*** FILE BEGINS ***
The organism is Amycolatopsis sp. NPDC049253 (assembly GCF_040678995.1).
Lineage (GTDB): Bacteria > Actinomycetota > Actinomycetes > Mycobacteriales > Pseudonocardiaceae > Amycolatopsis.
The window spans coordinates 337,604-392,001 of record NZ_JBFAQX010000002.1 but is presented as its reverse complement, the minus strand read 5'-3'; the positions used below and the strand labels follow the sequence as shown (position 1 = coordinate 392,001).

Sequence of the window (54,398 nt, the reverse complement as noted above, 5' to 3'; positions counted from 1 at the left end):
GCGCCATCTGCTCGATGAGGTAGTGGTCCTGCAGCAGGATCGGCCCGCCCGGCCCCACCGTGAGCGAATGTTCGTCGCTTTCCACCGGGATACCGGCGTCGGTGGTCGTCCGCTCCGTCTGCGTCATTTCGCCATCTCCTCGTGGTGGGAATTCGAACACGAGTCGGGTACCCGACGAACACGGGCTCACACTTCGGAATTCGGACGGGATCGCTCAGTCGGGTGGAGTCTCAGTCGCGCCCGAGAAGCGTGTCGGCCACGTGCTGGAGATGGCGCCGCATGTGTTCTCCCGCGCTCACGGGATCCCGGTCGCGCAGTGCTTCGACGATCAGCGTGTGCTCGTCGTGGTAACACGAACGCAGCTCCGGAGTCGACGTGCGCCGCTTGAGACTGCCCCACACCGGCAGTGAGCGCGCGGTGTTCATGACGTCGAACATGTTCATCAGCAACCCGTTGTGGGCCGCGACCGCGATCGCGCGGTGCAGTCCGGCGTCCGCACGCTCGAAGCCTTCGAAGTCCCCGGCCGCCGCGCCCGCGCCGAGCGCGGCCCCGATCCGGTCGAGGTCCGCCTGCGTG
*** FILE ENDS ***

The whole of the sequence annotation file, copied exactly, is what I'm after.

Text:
The organism is Amycolatopsis sp. NPDC049253 (assembly GCF_040678995.1).
Lineage (GTDB): Bacteria > Actinomycetota > Actinomycetes > Mycobacteriales > Pseudonocardiaceae > Amycolatopsis.
The window spans coordinates 337,604-392,001 of record NZ_JBFAQX010000002.1 but is presented as its reverse complement, the minus strand read 5'-3'; the positions used below and the strand labels follow the sequence as shown (position 1 = coordinate 392,001).

Sequence of the window (54,398 nt, the reverse complement as noted above, 5' to 3'; positions counted from 1 at the left end):
GCGCCATCTGCTCGATGAGGTAGTGGTCCTGCAGCAGGATCGGCCCGCCCGGCCCCACCGTGAGCGAATGTTCGTCGCTTTCCACCGGGATACCGGCGTCGGTGGTCGTCCGCTCCGTCTGCGTCATTTCGCCATCTCCTCGTGGTGGGAATTCGAACACGAGTCGGGTACCCGACGAACACGGGCTCACACTTCGGAATTCGGACGGGATCGCTCAGTCGGGTGGAGTCTCAGTCGCGCCCGAGAAGCGTGTCGGCCACGTGCTGGAGATGGCGCCGCATGTGTTCTCCCGCGCTCACGGGATCCCGGTCGCGCAGTGCTTCGACGATCAGCGTGTGCTCGTCGTGGTAACACGAACGCAGCTCCGGAGTCGACGTGCGCCGCTTGAGACTGCCCCACACCGGCAGTGAGCGCGCGGTGTTCATGACGTCGAACATGTTCATCAGCAACCCGTTGTGGGCCGCGACCGCGATCGCGCGGTGCAGTCCGGCGTCCGCACGCTCGAAGCCTTCGAAGTCCCCGGCCGCCGCGCCCGCGCCGAGCGCGGCCCCGATCCGGTCGAGGTCCGCCTGCGTG